Our Internet Infrastructure

Paul Barford, a professor at the University of Wisconsin, led an effort to map the major routes used by the Internet in the U.S. He believes that making knowledge of the map can help us plan better to make the Internet less susceptible to natural disasters, accidents, or intentional sabotage.

I can remember two times when the Internet backbone took a serious hit in this country and they were both in 2001. First, a 60-car CSX train derailed in the Howard Street tunnel in Baltimore, the resulting fire melted a lot of fiber cables that were on the east coast north-south route. Then later that year on 9/11, the twin World Trade Towers collapsed taking out the main carriers’ hotel and data center in Manhattan.

And there is no reason to think that we won’t have more disasters. When you look at the map, my first reaction is how few routes there are in the main backbone.



Professor Barford hopes the map will spur conversation about the need for more route diversity. The Department of Homeland Security agrees and is publishing the map and making the details of the routes available to government, public, and private researchers.

Some might say that publishing such a map makes us more vulnerable. I don’t think it does. Everybody in the industry knows the addresses of the main Internet POPs since those are the end points of the data connections that ISPs buy to connect to the Internet. And I didn’t really need this map to know that the major routes of fiber mostly follow the Interstate highways. In Florida, where I live, there is a route on I-95 on one side of the state and I-75 on the other with a spur to Orlando. I doubt that anybody here in the industry didn’t already know that.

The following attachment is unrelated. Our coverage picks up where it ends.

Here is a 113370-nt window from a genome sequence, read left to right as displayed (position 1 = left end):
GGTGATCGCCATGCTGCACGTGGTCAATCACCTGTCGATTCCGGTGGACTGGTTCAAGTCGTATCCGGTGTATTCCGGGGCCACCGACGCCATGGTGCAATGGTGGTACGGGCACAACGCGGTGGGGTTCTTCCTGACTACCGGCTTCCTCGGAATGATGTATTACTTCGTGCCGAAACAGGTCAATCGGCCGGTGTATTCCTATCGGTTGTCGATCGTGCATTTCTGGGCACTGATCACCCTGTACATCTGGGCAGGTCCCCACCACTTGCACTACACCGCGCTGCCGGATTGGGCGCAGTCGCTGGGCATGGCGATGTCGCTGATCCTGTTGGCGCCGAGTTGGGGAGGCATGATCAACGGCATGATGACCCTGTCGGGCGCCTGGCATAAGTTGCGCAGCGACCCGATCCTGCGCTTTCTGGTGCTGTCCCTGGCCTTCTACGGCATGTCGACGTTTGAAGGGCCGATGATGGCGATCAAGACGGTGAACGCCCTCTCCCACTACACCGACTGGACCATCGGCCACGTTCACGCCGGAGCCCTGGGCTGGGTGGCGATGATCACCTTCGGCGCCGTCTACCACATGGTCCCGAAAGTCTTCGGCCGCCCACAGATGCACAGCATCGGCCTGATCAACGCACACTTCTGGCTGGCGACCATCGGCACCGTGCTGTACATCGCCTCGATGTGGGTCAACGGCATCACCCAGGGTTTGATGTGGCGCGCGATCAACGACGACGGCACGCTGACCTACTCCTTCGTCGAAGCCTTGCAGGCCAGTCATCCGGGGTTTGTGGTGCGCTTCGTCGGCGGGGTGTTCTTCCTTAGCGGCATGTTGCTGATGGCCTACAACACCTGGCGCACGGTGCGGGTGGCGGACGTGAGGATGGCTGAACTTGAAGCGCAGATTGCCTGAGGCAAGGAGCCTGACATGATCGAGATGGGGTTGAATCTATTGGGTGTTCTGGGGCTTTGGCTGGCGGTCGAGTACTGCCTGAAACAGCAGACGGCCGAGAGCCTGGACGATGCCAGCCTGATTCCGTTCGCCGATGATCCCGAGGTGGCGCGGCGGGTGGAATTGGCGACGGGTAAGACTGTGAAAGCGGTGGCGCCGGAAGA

The one thing that strikes me about the map is that once you get off the major big city routes that many of the smaller US markets only have one route into and out of their hub; it doesn’t look that hard to isolate some markets with a couple of fiber cuts. I know that some of the carriers involved in the backbone have contingency plans that don’t show up on this map, and there are other fiber routes that can pick up the slack fairly soon after a major Internet outage in most places.

The other thing you realize about this network is that it wasn’t really designed—it grew organically. The network takes the shortest path between major markets using major roads and thus follows the routes built by the first fiber pioneers in the 80s and early 90s.

Hopefully this map spurs the carriers to get together and plan a more robust backbone going into the future. It’s very easy to get complacent about a network that is functioning, but this map highlights a number of vulnerable points in the network that could be improved. This kind of planning was undertaken by the large electric grids after a number of power outages a decade ago. Let’s not wait for major Internet outages to get us to pay attention to making the network safer and more redundant.


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